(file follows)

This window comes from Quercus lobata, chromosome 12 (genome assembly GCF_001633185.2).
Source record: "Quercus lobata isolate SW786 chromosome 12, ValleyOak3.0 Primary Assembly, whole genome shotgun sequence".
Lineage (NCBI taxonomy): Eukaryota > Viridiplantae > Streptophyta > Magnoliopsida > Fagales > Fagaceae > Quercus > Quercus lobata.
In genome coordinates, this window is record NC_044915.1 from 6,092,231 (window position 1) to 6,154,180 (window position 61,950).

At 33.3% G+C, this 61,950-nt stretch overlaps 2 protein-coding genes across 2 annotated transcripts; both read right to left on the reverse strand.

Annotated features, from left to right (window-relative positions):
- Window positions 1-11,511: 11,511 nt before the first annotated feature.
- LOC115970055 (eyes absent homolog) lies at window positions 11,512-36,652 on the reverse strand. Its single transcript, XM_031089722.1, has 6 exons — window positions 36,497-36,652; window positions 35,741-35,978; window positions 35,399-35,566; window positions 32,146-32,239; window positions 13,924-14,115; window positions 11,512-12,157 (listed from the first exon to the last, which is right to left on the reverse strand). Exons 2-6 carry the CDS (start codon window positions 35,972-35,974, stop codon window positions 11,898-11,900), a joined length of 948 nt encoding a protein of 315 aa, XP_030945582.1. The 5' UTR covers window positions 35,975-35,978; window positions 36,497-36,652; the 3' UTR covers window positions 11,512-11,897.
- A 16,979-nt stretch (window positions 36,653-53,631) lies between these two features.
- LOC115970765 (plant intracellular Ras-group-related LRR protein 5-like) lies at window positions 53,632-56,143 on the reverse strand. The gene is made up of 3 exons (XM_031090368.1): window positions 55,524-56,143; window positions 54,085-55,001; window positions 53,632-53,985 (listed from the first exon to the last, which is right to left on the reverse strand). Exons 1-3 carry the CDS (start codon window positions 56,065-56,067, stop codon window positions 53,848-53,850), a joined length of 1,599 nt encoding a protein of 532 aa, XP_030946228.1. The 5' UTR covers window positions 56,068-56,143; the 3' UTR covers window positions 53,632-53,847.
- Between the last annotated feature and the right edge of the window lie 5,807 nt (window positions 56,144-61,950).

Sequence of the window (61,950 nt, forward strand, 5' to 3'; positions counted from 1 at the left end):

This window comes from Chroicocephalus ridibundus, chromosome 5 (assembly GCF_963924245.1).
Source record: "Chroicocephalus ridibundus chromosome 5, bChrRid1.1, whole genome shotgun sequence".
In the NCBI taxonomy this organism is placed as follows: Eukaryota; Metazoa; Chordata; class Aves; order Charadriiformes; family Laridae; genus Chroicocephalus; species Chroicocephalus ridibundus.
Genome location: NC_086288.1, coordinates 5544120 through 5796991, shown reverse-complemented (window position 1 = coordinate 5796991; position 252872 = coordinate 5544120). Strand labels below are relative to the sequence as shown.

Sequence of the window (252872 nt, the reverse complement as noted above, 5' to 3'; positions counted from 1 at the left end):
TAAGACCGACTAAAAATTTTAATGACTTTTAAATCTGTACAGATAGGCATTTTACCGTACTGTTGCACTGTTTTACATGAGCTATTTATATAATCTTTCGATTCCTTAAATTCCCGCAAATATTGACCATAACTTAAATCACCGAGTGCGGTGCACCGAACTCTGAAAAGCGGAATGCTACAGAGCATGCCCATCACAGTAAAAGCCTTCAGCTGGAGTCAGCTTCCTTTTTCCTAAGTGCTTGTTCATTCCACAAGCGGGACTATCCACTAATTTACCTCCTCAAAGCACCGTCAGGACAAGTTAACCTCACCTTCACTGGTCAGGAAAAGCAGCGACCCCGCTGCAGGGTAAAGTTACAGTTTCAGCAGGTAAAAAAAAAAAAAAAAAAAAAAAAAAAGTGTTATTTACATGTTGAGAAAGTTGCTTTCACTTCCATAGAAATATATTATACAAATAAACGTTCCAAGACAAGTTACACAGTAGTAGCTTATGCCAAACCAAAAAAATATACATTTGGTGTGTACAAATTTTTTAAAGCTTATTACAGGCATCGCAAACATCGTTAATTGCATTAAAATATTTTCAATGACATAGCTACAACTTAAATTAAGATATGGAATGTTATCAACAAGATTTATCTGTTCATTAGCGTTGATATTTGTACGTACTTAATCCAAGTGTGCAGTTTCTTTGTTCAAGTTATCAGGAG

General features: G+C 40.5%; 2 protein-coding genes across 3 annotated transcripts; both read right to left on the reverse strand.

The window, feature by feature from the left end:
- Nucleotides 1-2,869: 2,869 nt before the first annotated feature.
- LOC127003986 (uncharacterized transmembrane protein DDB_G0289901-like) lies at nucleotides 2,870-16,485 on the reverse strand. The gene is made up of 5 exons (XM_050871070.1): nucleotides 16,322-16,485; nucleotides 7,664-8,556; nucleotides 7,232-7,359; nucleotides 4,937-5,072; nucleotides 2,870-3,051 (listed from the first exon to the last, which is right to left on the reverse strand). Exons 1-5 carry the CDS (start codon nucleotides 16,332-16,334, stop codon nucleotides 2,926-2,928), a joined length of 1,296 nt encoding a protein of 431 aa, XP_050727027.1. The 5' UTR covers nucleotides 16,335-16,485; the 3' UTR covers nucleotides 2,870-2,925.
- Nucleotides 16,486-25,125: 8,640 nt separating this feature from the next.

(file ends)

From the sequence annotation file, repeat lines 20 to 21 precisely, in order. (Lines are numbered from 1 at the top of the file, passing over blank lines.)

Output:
The window, feature by feature from the left end:
- Nucleotides 1-2,869: 2,869 nt before the first annotated feature.